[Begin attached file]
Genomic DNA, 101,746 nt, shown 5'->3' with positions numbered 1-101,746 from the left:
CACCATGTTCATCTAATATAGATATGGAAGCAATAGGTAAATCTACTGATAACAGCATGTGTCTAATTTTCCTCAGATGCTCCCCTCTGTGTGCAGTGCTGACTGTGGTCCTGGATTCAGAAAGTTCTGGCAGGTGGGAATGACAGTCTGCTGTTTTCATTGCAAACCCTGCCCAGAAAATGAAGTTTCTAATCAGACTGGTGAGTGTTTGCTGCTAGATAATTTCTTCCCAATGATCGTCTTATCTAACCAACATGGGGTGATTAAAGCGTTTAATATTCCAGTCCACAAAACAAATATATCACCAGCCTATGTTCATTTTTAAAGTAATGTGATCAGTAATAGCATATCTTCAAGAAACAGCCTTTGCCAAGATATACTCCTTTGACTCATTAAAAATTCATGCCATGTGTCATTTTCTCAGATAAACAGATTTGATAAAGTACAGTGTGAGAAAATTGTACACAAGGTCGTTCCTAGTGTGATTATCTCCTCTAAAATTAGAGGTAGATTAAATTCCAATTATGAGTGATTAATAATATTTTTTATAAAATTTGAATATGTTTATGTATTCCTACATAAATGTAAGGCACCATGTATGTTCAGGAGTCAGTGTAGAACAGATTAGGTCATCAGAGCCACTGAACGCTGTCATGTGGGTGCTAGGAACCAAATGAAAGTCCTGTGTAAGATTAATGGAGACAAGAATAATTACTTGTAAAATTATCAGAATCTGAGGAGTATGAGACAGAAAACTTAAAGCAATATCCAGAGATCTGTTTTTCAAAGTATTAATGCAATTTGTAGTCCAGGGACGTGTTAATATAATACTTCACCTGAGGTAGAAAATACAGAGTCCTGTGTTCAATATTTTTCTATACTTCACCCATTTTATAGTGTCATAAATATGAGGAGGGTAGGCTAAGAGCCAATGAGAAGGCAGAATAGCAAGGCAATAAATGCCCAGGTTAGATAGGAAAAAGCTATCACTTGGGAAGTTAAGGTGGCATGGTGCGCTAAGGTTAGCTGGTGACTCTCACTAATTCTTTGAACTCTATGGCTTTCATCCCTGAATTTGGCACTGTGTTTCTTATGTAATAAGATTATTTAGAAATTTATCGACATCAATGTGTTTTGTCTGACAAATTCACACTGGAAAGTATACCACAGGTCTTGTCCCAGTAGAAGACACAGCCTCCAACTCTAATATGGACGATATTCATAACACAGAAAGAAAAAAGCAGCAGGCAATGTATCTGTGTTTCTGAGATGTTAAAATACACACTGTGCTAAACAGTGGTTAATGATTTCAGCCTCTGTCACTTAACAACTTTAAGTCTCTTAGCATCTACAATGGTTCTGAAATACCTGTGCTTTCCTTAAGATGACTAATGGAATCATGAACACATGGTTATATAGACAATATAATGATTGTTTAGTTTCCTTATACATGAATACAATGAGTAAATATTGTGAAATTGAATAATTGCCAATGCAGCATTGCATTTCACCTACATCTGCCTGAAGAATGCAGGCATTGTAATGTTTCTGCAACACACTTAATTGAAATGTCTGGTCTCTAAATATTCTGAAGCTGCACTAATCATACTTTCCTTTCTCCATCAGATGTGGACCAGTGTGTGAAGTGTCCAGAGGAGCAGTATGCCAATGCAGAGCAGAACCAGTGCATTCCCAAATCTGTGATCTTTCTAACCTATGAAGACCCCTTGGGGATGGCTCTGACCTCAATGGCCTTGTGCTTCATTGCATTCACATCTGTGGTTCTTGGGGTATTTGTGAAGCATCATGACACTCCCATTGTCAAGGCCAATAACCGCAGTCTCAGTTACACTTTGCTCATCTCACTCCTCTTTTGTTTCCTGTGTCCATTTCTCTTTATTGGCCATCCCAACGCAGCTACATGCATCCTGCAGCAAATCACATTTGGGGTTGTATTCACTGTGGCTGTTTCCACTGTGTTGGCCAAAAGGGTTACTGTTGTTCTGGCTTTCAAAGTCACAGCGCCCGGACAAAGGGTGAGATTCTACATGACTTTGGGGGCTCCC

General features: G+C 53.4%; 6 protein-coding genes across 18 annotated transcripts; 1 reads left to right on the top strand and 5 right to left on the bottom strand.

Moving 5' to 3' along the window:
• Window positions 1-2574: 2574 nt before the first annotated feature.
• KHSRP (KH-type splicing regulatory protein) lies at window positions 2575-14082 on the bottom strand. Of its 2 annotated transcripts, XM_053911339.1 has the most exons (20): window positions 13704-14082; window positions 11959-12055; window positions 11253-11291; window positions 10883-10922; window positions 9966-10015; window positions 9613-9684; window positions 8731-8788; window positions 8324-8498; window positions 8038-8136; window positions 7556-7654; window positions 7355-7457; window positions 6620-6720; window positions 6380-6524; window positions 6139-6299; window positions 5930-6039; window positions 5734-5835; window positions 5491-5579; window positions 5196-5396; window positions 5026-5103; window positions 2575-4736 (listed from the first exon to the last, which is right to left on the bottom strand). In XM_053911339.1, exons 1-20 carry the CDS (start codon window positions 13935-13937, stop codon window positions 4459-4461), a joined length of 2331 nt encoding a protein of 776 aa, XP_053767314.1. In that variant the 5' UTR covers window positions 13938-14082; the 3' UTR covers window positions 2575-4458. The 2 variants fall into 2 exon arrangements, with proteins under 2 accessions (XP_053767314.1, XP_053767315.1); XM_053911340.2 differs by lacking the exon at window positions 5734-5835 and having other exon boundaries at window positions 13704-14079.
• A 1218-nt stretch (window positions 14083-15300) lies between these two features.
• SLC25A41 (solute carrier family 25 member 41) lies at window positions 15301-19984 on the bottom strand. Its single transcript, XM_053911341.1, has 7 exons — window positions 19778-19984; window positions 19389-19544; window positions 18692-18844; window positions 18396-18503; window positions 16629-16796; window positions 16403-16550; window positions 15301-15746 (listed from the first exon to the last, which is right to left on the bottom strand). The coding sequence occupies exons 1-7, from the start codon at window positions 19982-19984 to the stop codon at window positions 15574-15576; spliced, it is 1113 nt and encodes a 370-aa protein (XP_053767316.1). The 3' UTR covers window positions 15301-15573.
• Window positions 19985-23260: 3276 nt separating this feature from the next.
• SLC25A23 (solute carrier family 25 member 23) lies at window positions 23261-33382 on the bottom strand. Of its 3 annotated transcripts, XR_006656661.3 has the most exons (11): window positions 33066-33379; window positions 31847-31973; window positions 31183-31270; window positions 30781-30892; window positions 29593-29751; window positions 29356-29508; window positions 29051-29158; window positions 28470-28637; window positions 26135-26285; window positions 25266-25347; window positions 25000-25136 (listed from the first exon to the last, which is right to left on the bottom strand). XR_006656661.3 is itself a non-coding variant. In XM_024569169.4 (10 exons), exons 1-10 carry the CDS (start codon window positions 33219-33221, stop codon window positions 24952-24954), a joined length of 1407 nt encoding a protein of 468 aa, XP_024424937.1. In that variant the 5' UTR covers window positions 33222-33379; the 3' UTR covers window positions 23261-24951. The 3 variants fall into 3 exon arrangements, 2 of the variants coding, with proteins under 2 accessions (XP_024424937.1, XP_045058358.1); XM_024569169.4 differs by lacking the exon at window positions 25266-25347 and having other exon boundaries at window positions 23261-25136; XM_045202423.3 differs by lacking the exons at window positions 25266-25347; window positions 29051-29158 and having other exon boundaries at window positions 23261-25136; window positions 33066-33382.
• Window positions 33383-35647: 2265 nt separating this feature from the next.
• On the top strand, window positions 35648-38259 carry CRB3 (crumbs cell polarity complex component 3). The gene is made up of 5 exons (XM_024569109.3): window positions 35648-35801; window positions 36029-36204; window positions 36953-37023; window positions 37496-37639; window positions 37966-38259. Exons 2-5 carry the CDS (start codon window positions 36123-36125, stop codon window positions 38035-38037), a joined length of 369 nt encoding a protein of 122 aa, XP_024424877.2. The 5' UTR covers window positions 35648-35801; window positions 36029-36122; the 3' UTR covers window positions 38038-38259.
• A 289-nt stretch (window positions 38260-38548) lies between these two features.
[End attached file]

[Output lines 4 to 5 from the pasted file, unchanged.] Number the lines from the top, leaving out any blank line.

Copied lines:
Moving 5' to 3' along the window:
• Window positions 1-2574: 2574 nt before the first annotated feature.